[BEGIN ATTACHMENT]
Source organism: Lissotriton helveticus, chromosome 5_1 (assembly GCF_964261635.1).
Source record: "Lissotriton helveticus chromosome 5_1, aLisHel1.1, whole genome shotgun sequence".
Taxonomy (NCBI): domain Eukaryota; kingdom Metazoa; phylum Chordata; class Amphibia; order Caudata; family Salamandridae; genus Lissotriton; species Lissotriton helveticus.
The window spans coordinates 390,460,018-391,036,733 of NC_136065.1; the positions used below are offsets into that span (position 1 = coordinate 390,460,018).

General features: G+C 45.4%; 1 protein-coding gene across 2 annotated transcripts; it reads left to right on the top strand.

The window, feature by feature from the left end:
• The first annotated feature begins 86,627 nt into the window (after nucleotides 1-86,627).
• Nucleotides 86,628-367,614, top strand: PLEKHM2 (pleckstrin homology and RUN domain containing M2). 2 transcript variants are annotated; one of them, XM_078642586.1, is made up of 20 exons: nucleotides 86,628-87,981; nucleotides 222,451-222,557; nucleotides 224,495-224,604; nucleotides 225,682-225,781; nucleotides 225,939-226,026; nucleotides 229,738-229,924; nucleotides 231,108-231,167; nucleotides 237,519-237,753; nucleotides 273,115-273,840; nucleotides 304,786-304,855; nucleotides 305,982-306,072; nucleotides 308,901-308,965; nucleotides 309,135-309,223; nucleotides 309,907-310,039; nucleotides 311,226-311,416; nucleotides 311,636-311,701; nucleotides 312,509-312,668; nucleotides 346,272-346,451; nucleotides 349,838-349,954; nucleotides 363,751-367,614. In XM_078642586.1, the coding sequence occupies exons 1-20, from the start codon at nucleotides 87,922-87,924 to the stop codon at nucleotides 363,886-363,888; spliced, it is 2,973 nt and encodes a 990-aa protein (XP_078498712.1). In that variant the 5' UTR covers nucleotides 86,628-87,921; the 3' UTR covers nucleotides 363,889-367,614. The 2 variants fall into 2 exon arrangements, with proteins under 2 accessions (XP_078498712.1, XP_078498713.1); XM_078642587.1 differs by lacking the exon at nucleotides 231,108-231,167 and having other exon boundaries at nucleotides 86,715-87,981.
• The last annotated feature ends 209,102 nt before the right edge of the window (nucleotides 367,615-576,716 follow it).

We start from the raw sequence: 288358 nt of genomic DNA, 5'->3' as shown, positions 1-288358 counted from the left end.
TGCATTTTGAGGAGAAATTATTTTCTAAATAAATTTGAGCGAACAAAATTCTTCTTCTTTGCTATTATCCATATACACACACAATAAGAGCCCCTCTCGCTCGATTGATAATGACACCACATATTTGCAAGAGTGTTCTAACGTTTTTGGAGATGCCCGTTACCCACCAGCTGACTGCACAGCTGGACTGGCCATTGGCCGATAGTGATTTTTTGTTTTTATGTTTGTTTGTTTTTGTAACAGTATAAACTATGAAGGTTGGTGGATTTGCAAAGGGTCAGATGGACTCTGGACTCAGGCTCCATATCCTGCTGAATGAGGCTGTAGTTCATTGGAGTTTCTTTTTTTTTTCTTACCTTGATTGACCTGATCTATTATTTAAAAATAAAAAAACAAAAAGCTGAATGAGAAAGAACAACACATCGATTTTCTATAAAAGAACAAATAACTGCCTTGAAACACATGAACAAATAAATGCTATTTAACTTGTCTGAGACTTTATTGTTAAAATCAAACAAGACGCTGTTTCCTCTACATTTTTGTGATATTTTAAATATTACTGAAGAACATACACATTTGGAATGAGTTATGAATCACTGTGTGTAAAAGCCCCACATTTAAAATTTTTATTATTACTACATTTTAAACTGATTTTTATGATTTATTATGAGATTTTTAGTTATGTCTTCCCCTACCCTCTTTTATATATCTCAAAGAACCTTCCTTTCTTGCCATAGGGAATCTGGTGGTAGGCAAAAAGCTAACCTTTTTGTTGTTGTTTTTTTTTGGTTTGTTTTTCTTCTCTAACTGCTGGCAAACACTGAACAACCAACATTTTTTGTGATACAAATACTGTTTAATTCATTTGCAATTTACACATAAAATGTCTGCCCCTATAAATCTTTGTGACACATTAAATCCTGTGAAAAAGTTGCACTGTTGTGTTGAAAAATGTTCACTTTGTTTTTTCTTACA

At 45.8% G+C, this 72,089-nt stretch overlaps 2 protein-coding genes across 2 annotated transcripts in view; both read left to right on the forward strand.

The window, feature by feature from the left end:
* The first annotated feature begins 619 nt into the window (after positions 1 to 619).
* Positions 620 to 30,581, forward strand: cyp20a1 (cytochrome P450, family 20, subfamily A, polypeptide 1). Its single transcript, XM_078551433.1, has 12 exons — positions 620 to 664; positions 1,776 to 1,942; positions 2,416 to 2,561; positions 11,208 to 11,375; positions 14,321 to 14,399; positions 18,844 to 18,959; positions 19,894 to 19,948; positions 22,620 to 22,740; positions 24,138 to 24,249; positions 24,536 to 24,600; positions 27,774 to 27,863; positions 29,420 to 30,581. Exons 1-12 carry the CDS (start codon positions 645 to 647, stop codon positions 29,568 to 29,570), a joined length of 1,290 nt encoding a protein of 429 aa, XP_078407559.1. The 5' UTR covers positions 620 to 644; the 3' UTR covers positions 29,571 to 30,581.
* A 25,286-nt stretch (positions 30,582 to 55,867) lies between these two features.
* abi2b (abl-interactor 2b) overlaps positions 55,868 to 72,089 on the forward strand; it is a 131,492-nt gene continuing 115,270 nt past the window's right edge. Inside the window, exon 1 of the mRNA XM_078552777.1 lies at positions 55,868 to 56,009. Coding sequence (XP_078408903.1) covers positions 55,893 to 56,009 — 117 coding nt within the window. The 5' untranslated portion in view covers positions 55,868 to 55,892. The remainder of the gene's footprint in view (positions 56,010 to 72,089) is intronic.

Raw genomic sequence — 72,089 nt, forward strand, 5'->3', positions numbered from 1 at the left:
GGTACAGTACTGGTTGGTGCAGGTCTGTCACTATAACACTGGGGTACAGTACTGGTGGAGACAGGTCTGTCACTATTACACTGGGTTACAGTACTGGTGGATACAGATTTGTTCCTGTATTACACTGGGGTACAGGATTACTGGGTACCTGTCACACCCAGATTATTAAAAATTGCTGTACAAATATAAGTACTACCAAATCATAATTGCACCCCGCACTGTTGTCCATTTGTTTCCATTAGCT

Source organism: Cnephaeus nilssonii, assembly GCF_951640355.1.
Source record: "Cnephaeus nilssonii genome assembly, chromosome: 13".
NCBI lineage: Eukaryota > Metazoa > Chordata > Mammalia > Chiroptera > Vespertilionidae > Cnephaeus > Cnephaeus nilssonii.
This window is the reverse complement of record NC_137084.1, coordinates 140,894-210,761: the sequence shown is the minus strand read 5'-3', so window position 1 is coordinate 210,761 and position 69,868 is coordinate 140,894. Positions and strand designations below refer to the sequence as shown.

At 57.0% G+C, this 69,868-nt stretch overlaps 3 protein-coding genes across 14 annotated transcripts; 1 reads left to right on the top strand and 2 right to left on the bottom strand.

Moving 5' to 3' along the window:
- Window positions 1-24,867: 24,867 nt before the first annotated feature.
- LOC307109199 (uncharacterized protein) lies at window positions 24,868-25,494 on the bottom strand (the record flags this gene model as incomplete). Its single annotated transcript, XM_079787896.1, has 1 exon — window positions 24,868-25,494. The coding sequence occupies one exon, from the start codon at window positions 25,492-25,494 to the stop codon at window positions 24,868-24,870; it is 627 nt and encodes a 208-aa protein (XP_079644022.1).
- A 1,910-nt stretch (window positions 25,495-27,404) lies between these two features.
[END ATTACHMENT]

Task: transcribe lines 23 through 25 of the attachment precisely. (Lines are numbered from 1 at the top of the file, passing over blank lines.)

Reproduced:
This window is the reverse complement of record NC_137084.1, coordinates 140,894-210,761: the sequence shown is the minus strand read 5'-3', so window position 1 is coordinate 210,761 and position 69,868 is coordinate 140,894. Positions and strand designations below refer to the sequence as shown.

At 57.0% G+C, this 69,868-nt stretch overlaps 3 protein-coding genes across 14 annotated transcripts; 1 reads left to right on the top strand and 2 right to left on the bottom strand.

Moving 5' to 3' along the window: